Food That Makes You Gain Weight
8 Reasons Wheat is Making You Gain
The Wheat-Weight Connection
Whole Wheat is Marketed as Healthy
Bread Breeds Belly Fat
Carbs Create Cravings
Wheat Eaters Eat More
Wheat Messes with Estrogen
Your Brain Becomes Addicted
Eating Wheat Zaps Energy
“Gluten-Free” Foods Are Not the Answer
Your Brain Becomes Addicted
When you grab a coffee or pour a glass or two of wine, you’re looking for a certain fix. But when you eat wheat, you consume it for its nutritional value—or so you think.
What makes wheat the real bad guy is its addictive property, which it doesn’t share with other grains, like millet and flax, says Davis. Wheat stimulates your appetite so you want more and more of it and when you stop eating it, your body goes through withdrawal symptoms. In fact, wheat’s effect on the brain is the shared with that of opiate drugs.
Researchers at the National Institutes of Health found that polypeptides in gluten have the ability to penetrate blood-brain barriers. Once they gain entry into the brain, wheat compounds bind to the brain’s morphine receptors, the same receptors to which opiate drugs bind, producing a sense of reward or mild euphoria.
Scientists first took note of this while studying wheat’s effect on schizophrenia patients. In the mid-1960s, researchers at the Veterans Administration Hospital in Philadelphia conducted an experiment during which they removed all wheat products from the meals they provided to the mental health patients. After 4 weeks, patients experienced fewer hallucinations and delusions and experienced less detachment from reality. When wheat was reintroduced into patients’ diets, hallucinations, delusions, and social detachment again worsened. Researchers at the University of Sheffield in the UK report similar findings. While Davis notes that it’s unlikely that wheat causes schizophrenia, science shows that wheat is associated with worsening of its symptoms.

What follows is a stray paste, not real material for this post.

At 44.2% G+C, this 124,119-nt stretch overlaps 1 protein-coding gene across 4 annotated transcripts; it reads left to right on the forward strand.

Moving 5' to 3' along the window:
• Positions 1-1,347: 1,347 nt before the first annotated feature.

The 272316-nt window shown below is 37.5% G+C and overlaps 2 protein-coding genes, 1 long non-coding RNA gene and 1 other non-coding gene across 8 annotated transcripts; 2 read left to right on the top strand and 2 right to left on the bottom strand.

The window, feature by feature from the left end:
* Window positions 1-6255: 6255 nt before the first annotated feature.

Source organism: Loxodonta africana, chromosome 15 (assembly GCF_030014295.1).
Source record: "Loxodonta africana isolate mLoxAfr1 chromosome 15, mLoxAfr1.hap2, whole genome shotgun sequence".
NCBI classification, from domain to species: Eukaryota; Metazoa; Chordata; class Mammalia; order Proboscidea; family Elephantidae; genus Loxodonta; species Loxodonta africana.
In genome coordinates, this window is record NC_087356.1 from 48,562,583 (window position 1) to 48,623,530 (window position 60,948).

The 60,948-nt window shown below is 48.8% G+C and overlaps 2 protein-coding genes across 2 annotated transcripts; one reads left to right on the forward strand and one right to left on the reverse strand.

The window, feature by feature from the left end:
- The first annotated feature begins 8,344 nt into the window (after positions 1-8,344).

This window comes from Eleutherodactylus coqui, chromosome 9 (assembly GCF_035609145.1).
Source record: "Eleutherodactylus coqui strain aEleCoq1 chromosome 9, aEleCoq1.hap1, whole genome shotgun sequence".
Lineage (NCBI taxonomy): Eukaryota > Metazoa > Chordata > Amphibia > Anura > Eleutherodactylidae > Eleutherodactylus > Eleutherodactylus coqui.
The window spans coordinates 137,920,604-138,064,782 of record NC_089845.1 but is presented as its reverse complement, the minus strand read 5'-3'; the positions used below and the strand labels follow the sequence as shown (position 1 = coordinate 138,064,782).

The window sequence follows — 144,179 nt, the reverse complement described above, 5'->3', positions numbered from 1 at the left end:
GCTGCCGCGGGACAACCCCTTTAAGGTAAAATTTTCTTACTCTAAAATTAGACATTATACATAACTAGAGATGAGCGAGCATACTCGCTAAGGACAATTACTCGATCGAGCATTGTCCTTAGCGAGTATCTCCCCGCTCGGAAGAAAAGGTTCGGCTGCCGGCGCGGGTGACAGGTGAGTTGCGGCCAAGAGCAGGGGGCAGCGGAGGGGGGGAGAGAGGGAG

More recent research examines how the brain effect of gluten can be blocked by administering naloxone, a medication that instantly stops the “high” created by an opiate drug. In lab tests, naloxone blocked the binding of wheat compounds to the brain, too.
In a Psychiatric Institute of the University of South Carolina study, wheat-consuming participants given naloxone consumed 33% fewer calories at lunch and 23% fewer calories at dinner (a total of about 400 calories less over the course of two meals) than participants who took a placebo. In a University of Michigan study, binge eaters were confined to a food-filled room for 1 hour, and participants who were given naloxone consumed 28% less wheat crackers, bread sticks, and pretzels than those who did not receive the drug.
Not surprisingly, the pharmaceutical industry is pursuing a weight loss drug that contains an oral equivalent to naloxone.